A health evaluation identifies specific concerns with a patient’s health, or indicates that someone is generally healthy. It may be required or recommended before engaging in certain activities and can be part of patient intake at a new medical practice. Information from an evaluation can shape the treatment provided and may help identify specific risks that should be discussed to prevent future health problems. Some evaluations can be filled out by patients, while others involve feedback from a medical professional who can take measurements, order tests, and offer an informed opinion.
Basic physical examinations may be needed to prove fitness before enrolling in school, joining a fitness team, or traveling in association with work, depending on policies. In this type of health evaluation, basic demographic information is collected, including gender, height, and weight. The patient may be asked some questions about medical history to identify risks like a family history of cancer or a smoking habit. A positive evaluation indicates the patient is healthy and ready, or cleared to participate despite a health issue, while negative results mean there is something wrong.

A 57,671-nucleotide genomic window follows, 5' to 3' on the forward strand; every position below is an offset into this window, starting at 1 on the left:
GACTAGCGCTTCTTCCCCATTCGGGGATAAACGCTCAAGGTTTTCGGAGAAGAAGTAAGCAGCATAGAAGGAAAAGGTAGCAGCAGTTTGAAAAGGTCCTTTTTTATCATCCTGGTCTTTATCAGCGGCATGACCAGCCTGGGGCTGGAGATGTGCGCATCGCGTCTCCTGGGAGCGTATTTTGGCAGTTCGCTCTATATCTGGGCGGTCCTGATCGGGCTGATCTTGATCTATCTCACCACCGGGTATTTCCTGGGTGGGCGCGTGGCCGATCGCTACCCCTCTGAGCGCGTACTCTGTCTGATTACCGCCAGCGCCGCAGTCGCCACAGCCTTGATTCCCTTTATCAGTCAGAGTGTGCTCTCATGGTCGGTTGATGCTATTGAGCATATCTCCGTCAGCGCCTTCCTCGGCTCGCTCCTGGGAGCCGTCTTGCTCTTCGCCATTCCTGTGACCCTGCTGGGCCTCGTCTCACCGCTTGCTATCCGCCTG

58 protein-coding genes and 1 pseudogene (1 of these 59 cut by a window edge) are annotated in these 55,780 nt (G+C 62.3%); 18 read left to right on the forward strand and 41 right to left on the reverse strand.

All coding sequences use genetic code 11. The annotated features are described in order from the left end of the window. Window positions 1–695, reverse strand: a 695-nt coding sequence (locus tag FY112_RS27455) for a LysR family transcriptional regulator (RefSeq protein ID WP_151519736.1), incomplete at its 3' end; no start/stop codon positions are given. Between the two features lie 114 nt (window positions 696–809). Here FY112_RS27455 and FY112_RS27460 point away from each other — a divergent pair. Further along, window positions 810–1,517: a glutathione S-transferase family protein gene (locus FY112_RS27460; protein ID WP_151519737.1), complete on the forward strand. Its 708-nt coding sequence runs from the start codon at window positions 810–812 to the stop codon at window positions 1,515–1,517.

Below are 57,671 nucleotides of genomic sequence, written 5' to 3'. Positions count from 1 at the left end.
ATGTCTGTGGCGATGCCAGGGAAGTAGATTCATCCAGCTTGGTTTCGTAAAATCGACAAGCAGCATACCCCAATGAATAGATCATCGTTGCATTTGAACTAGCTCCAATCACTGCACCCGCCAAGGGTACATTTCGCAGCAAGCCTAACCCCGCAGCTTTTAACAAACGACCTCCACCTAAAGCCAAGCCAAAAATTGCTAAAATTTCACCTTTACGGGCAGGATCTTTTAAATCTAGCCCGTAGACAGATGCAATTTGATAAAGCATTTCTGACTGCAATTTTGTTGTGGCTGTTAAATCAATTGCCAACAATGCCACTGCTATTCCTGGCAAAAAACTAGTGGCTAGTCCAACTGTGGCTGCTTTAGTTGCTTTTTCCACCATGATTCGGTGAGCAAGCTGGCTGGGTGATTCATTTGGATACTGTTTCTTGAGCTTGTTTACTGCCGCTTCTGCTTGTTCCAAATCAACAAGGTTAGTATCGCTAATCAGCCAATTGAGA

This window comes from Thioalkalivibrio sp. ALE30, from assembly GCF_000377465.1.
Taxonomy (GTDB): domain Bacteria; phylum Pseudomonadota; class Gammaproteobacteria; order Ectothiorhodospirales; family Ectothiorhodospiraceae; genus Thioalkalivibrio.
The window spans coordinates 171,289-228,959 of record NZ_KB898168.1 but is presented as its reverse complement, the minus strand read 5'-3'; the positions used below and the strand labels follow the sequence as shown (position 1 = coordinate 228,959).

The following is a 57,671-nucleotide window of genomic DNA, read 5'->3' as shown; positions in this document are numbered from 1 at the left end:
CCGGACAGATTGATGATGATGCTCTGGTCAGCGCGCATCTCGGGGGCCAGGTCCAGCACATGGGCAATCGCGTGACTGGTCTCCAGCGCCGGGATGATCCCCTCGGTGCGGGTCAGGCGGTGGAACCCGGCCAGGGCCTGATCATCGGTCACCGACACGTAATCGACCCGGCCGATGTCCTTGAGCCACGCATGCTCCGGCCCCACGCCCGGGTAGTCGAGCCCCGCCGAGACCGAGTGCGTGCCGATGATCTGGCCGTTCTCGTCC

Medical practices can also use a health evaluation as a patient intake tool. It allows them to collect important patient history that may assist with diagnosis, treatment, and recommendations. For example, if a patient has a family history of colon cancer, this might impact when a medical professional recommends colonscopies to check for early signs of cellular changes. Similarly, a patient who exhibits signs of emotional distress might be advised to seek a more intensive evaluation with a mental health professional to check for a psychiatric condition.
Evaluations can involve physical examinations, collection of fluid and tissue samples, and medical imaging studies, depending on how much information is needed. If a test is necessary to provide a complete picture of the patient’s health, it may be recommended, although the patient can opt out. Some tests are required by policy; for example, a work physical may include a drug test as part of the health evaluation, and patients cannot decline the test if they want to start work or remain employed.
Patients with specific health concerns can bring them up during an evaluation. They may discuss symptoms they’ve experienced recently, family history concerns, or any other pertinent issues. Information from a health evaluation is confidential unless a patient specifically authorizes release, making it a safe environment to discuss issues like abuse or bullying if a patient is not sure about who else to approach for help.